what should I do? Can I simply disconnect the current wired one and replace with the wireless one in the same position (to cover the hole) or do I need to buy an wired kit for it to work?

    again - help appreciated- was going to install this weekend!

  • Rob2
    Rob2 ✭✭✭

    I think it depends on the date of manufacture. Older wireless kits consisted of a standard thermostat (same as wired) plus an "extension kit" that is the wireless receiver that can be wired to the boiler instead of the thermostat. Or it can be left unused and the thermostat can control the boiler.

    Newer kits apparently are shipped with a "temperature sensor" that is no longer able to control the boiler, and a "wireless receiver" that connects to the boiler.

    Of course you can still connect the system as if it is wireless and just not use the wires. I.e. connect the receiver with a short wire to the boiler, and mount the temperature sensor on the wall where the thermostat used to be (without connecting it).

  • It’s the latest version I believe:

    Starter Kit V3+
    Wireless Smart Thermostat
    Incl. Programmer with Hot Water Control

    Contains
    Internet Bridge
    Wireless Temperature Sensor
    Wireless Reciever
  • Put your wireless stat to cover the hole, ignore the in-wall wiring and mount the receiver near the boiler control wiring block (probably next to the boiler). You can disconnect the thermostat wiring in the control block - it's basically a loop between the mains live -> through the wall thermostat -> back to the boiler demand connection. Your Receiver just needs a connection from the CH ON terminal to the boiler demand terminal.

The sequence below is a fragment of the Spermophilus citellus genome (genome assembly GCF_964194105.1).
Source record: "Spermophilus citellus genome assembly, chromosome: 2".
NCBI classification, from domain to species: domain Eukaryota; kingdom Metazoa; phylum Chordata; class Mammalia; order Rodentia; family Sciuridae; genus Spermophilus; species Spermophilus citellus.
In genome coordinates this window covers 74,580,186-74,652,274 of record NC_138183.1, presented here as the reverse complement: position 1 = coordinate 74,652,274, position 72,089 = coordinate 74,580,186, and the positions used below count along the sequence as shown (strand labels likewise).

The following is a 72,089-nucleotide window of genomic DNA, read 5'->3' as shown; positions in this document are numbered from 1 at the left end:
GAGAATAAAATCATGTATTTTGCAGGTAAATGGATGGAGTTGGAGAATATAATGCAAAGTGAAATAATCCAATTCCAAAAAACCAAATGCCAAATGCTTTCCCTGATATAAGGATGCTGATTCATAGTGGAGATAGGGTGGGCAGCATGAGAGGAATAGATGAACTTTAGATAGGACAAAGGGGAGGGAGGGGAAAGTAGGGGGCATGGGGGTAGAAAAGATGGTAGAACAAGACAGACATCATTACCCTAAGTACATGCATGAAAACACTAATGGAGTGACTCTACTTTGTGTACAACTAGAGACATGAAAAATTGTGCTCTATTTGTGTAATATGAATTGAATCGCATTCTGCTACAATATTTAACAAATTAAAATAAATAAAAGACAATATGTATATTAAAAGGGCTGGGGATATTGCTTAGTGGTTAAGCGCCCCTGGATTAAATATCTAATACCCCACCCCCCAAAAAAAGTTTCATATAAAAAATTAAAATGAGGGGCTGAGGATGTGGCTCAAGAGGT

Assuming you're also using the receiver to activate hot water, you're probably going to need to connect that to the hot water solenoid activation (usually brown) wire running onto the solenoid valve. DO NOT be tempted to connect the HW ON terminal straight to the boiler demand unless you're certain that you don't have a solenoid that needs to operate because the operating signal for the solenoid isn't the demand signal for the boiler - the solenoid creates the demand only once it has successfully opened - it's a failsafe to stop the boiler running when there is no heat sink available...

    These are easy connections to make yourself, provided you know where the existing components are and are competent enough to understand the current wiring (or happy to rewire the whole lot to the right config). If you're unsure, then a decent electrician will be able to help. Similarly, if you need to run new cabling in to reach the devices, you may prefer to use an electrician anyways.

    Good luck !